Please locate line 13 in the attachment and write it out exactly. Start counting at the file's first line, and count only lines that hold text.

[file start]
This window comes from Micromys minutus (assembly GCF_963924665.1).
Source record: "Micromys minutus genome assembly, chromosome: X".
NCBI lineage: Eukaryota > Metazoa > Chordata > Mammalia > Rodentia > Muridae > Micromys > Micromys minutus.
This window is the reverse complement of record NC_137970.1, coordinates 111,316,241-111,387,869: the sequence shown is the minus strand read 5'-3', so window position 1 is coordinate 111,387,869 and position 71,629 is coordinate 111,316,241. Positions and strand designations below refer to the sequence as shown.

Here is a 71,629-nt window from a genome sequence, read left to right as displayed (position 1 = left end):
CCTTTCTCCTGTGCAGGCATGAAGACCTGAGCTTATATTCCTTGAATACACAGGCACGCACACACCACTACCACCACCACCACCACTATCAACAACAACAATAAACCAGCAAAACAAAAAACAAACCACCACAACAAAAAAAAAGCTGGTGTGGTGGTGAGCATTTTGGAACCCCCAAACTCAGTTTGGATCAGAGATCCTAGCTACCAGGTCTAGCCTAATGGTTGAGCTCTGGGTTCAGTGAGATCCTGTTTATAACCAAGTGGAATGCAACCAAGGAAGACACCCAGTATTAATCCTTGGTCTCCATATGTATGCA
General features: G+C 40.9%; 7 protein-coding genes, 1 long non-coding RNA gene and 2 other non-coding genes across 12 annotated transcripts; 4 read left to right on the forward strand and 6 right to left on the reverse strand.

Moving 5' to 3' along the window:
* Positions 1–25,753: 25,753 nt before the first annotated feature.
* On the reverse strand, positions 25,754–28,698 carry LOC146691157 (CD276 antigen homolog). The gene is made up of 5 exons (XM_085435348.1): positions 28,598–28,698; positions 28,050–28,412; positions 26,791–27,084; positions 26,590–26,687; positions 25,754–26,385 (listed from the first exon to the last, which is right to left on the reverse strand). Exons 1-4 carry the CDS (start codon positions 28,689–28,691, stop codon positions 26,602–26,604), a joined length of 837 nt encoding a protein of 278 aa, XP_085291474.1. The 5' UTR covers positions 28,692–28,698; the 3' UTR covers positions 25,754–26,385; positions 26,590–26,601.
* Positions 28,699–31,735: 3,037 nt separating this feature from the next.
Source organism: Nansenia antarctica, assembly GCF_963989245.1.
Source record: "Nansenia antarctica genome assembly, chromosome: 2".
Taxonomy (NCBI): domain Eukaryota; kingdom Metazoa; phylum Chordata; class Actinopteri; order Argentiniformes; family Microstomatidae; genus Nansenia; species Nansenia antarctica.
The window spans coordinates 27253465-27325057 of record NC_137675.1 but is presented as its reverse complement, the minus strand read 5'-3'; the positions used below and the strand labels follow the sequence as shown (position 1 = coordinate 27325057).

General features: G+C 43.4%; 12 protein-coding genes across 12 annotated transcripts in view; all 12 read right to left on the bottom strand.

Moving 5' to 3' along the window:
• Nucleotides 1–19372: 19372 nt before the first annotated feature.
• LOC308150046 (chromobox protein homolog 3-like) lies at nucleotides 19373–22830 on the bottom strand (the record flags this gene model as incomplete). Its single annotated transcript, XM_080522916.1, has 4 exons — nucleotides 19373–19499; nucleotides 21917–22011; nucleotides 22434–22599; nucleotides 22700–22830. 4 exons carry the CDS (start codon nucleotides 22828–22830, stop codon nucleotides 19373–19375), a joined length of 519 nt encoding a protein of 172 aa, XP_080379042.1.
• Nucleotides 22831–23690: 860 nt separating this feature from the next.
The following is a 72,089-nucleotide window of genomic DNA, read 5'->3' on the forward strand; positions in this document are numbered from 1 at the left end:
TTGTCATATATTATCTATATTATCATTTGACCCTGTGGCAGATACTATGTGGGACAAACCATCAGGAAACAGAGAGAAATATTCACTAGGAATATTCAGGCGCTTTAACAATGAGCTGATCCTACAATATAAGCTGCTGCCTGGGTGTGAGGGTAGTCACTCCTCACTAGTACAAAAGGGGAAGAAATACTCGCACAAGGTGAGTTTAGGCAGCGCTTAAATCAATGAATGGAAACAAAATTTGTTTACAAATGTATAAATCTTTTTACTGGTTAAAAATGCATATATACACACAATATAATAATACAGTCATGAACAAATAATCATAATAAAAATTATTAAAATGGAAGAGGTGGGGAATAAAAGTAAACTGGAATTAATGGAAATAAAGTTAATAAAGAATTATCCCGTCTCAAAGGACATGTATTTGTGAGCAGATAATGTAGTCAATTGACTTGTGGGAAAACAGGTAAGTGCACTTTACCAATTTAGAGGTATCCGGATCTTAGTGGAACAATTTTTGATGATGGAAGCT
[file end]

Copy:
Source record: "Nansenia antarctica genome assembly, chromosome: 2".